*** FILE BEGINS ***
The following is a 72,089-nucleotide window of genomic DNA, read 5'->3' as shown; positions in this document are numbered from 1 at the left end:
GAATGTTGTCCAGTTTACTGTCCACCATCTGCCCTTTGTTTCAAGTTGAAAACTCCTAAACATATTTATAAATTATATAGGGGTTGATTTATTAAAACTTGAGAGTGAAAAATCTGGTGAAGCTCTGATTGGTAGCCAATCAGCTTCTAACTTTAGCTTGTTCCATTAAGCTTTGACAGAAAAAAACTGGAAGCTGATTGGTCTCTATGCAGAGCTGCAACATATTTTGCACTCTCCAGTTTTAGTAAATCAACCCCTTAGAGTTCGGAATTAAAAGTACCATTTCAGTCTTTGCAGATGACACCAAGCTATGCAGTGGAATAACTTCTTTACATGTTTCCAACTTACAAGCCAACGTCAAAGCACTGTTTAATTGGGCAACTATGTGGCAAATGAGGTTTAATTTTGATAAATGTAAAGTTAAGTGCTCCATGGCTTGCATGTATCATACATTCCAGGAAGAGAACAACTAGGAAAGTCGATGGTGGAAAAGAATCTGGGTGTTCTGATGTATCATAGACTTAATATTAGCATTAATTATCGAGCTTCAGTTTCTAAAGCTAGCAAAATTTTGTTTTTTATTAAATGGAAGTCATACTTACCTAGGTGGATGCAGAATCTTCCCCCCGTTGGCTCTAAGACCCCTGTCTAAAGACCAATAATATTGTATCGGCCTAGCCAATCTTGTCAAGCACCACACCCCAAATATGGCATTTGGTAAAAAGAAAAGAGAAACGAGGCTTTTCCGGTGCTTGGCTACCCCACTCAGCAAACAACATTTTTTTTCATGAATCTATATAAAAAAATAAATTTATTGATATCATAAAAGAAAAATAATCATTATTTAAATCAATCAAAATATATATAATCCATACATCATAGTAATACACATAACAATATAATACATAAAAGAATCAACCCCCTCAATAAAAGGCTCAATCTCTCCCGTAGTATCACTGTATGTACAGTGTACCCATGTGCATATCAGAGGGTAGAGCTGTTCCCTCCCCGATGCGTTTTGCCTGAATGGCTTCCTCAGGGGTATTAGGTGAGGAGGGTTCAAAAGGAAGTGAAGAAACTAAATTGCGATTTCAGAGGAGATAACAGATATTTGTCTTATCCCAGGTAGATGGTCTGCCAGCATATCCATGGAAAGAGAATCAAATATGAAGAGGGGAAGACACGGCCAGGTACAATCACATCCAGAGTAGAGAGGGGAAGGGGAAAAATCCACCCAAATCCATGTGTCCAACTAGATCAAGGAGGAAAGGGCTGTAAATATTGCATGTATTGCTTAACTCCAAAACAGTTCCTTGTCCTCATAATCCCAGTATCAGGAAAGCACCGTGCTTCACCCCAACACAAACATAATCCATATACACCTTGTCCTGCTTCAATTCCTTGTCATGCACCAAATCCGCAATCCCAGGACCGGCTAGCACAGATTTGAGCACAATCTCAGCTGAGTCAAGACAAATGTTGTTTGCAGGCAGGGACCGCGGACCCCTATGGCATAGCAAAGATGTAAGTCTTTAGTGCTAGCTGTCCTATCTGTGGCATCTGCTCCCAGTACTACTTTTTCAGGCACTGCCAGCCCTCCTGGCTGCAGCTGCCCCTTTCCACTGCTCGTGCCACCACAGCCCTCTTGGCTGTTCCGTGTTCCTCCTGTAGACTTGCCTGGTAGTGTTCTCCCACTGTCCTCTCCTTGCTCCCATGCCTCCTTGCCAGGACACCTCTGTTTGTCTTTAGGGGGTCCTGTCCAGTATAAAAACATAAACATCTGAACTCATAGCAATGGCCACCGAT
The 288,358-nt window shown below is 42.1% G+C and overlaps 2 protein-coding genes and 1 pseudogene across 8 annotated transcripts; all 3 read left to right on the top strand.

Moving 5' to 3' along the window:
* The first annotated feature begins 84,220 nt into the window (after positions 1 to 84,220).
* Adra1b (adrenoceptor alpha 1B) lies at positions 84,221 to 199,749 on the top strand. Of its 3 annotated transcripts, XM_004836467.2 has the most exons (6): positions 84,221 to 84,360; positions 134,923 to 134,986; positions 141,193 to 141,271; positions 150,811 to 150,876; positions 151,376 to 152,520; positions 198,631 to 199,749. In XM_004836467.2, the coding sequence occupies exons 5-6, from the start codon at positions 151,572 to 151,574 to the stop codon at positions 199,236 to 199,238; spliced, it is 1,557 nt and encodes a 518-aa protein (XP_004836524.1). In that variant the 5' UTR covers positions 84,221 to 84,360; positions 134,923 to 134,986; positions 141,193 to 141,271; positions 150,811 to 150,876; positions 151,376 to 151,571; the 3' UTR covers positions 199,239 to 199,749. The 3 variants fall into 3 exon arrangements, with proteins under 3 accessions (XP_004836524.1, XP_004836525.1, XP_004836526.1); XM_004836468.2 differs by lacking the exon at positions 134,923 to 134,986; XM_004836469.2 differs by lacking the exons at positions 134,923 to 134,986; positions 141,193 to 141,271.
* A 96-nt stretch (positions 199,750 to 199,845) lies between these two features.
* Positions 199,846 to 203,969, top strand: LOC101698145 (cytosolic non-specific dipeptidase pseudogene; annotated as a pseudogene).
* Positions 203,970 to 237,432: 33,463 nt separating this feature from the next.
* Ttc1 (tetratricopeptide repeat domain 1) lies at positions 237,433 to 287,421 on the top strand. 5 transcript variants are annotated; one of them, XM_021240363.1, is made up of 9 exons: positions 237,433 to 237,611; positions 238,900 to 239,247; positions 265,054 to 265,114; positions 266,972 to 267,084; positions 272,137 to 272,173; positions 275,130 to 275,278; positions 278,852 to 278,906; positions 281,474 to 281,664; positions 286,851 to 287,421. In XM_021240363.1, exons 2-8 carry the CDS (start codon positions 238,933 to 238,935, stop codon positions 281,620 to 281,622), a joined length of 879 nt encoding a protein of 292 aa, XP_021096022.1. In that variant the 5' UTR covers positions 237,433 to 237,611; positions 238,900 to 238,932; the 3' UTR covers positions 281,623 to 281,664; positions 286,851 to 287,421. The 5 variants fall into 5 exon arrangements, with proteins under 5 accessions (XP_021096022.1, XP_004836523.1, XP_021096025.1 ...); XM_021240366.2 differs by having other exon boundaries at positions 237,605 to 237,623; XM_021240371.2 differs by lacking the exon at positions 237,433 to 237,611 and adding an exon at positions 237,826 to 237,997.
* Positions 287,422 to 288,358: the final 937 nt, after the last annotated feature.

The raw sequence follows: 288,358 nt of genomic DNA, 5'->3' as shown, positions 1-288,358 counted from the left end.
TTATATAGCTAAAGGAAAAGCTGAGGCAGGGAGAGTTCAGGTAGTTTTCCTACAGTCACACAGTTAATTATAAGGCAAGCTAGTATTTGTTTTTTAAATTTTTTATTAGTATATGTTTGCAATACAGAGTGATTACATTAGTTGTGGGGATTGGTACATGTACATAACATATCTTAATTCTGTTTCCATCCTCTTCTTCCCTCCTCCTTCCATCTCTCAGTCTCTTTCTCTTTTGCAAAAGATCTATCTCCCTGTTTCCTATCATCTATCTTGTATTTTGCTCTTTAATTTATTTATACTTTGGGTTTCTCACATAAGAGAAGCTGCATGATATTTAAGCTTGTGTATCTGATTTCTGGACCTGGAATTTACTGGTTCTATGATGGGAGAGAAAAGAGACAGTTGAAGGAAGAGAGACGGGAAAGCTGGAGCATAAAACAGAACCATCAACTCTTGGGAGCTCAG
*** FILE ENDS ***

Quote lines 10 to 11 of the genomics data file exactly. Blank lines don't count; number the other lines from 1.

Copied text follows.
* Ttc1 (tetratricopeptide repeat domain 1) lies at positions 237,433 to 287,421 on the top strand. 5 transcript variants are annotated; one of them, XM_021240363.1, is made up of 9 exons: positions 237,433 to 237,611; positions 238,900 to 239,247; positions 265,054 to 265,114; positions 266,972 to 267,084; positions 272,137 to 272,173; positions 275,130 to 275,278; positions 278,852 to 278,906; positions 281,474 to 281,664; positions 286,851 to 287,421. In XM_021240363.1, exons 2-8 carry the CDS (start codon positions 238,933 to 238,935, stop codon positions 281,620 to 281,622), a joined length of 879 nt encoding a protein of 292 aa, XP_021096022.1. In that variant the 5' UTR covers positions 237,433 to 237,611; positions 238,900 to 238,932; the 3' UTR covers positions 281,623 to 281,664; positions 286,851 to 287,421. The 5 variants fall into 5 exon arrangements, with proteins under 5 accessions (XP_021096022.1, XP_004836523.1, XP_021096025.1 ...); XM_021240366.2 differs by having other exon boundaries at positions 237,605 to 237,623; XM_021240371.2 differs by lacking the exon at positions 237,433 to 237,611 and adding an exon at positions 237,826 to 237,997.
* Positions 287,422 to 288,358: the final 937 nt, after the last annotated feature.